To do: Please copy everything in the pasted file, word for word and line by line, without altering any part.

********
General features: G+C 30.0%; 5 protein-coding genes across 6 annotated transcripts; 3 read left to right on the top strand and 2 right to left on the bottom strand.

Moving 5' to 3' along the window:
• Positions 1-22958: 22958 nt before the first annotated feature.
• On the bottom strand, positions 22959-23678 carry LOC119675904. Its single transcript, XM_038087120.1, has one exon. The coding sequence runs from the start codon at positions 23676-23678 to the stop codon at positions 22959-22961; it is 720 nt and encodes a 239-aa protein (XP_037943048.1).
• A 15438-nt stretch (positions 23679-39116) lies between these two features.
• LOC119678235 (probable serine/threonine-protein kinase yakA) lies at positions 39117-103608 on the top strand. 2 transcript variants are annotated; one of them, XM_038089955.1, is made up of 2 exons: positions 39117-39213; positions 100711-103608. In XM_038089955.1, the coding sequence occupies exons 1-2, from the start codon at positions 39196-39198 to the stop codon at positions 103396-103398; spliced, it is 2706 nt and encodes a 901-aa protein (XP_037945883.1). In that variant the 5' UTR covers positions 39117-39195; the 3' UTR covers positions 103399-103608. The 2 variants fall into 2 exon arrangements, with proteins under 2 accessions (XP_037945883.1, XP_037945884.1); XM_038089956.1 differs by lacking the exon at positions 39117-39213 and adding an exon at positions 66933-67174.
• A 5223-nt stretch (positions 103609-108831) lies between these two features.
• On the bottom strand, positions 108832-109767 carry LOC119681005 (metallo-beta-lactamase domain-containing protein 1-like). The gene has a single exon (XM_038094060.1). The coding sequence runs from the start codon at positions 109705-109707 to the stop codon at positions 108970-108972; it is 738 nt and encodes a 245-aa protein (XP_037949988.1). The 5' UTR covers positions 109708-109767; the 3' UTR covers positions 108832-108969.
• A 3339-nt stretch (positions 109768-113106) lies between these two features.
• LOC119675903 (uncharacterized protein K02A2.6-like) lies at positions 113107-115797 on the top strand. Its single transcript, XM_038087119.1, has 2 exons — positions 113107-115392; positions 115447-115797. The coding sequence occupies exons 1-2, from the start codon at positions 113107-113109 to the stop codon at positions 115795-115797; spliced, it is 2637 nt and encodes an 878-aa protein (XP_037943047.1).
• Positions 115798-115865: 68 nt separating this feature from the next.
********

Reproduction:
General features: G+C 30.0%; 5 protein-coding genes across 6 annotated transcripts; 3 read left to right on the top strand and 2 right to left on the bottom strand.

Moving 5' to 3' along the window:
• Positions 1-22958: 22958 nt before the first annotated feature.
• On the bottom strand, positions 22959-23678 carry LOC119675904. Its single transcript, XM_038087120.1, has one exon. The coding sequence runs from the start codon at positions 23676-23678 to the stop codon at positions 22959-22961; it is 720 nt and encodes a 239-aa protein (XP_037943048.1).
• A 15438-nt stretch (positions 23679-39116) lies between these two features.
• LOC119678235 (probable serine/threonine-protein kinase yakA) lies at positions 39117-103608 on the top strand. 2 transcript variants are annotated; one of them, XM_038089955.1, is made up of 2 exons: positions 39117-39213; positions 100711-103608. In XM_038089955.1, the coding sequence occupies exons 1-2, from the start codon at positions 39196-39198 to the stop codon at positions 103396-103398; spliced, it is 2706 nt and encodes a 901-aa protein (XP_037945883.1). In that variant the 5' UTR covers positions 39117-39195; the 3' UTR covers positions 103399-103608. The 2 variants fall into 2 exon arrangements, with proteins under 2 accessions (XP_037945883.1, XP_037945884.1); XM_038089956.1 differs by lacking the exon at positions 39117-39213 and adding an exon at positions 66933-67174.
• A 5223-nt stretch (positions 103609-108831) lies between these two features.
• On the bottom strand, positions 108832-109767 carry LOC119681005 (metallo-beta-lactamase domain-containing protein 1-like). The gene has a single exon (XM_038094060.1). The coding sequence runs from the start codon at positions 109705-109707 to the stop codon at positions 108970-108972; it is 738 nt and encodes a 245-aa protein (XP_037949988.1). The 5' UTR covers positions 109708-109767; the 3' UTR covers positions 108832-108969.
• A 3339-nt stretch (positions 109768-113106) lies between these two features.
• LOC119675903 (uncharacterized protein K02A2.6-like) lies at positions 113107-115797 on the top strand. Its single transcript, XM_038087119.1, has 2 exons — positions 113107-115392; positions 115447-115797. The coding sequence occupies exons 1-2, from the start codon at positions 113107-113109 to the stop codon at positions 115795-115797; spliced, it is 2637 nt and encodes an 878-aa protein (XP_037943047.1).
• Positions 115798-115865: 68 nt separating this feature from the next.